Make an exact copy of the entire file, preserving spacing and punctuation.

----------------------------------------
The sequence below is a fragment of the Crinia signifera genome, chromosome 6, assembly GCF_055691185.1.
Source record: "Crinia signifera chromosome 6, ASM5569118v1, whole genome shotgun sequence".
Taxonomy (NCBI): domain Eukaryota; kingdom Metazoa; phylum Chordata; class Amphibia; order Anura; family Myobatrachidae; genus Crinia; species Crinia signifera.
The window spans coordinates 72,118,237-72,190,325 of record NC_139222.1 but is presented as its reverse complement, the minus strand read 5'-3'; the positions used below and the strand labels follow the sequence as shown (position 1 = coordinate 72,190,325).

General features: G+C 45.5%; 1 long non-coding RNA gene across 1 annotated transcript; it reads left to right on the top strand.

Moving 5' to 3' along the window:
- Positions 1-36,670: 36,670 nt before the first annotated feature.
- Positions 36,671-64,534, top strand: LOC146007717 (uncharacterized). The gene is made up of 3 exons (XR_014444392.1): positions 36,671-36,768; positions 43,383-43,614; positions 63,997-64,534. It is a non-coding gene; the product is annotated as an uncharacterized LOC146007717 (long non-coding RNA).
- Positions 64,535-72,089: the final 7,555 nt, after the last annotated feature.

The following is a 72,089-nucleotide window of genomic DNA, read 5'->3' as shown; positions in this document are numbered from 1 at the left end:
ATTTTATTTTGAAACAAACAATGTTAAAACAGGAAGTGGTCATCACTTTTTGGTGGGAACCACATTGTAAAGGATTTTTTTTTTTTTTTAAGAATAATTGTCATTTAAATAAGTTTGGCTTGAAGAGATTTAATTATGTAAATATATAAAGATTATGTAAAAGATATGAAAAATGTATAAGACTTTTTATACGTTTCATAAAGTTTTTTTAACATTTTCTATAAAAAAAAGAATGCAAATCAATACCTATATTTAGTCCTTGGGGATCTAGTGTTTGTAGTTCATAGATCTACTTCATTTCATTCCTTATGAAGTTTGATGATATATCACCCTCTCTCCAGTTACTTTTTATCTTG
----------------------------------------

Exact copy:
The sequence below is a fragment of the Crinia signifera genome, chromosome 6, assembly GCF_055691185.1.
Source record: "Crinia signifera chromosome 6, ASM5569118v1, whole genome shotgun sequence".
Taxonomy (NCBI): domain Eukaryota; kingdom Metazoa; phylum Chordata; class Amphibia; order Anura; family Myobatrachidae; genus Crinia; species Crinia signifera.
The window spans coordinates 72,118,237-72,190,325 of record NC_139222.1 but is presented as its reverse complement, the minus strand read 5'-3'; the positions used below and the strand labels follow the sequence as shown (position 1 = coordinate 72,190,325).

General features: G+C 45.5%; 1 long non-coding RNA gene across 1 annotated transcript; it reads left to right on the top strand.

Moving 5' to 3' along the window:
- Positions 1-36,670: 36,670 nt before the first annotated feature.
- Positions 36,671-64,534, top strand: LOC146007717 (uncharacterized). The gene is made up of 3 exons (XR_014444392.1): positions 36,671-36,768; positions 43,383-43,614; positions 63,997-64,534. It is a non-coding gene; the product is annotated as an uncharacterized LOC146007717 (long non-coding RNA).
- Positions 64,535-72,089: the final 7,555 nt, after the last annotated feature.

The following is a 72,089-nucleotide window of genomic DNA, read 5'->3' as shown; positions in this document are numbered from 1 at the left end:
ATTTTATTTTGAAACAAACAATGTTAAAACAGGAAGTGGTCATCACTTTTTGGTGGGAACCACATTGTAAAGGATTTTTTTTTTTTTTTAAGAATAATTGTCATTTAAATAAGTTTGGCTTGAAGAGATTTAATTATGTAAATATATAAAGATTATGTAAAAGATATGAAAAATGTATAAGACTTTTTATACGTTTCATAAAGTTTTTTTAACATTTTCTATAAAAAAAAGAATGCAAATCAATACCTATATTTAGTCCTTGGGGATCTAGTGTTTGTAGTTCATAGATCTACTTCATTTCATTCCTTATGAAGTTTGATGATATATCACCCTCTCTCCAGTTACTTTTTATCTTG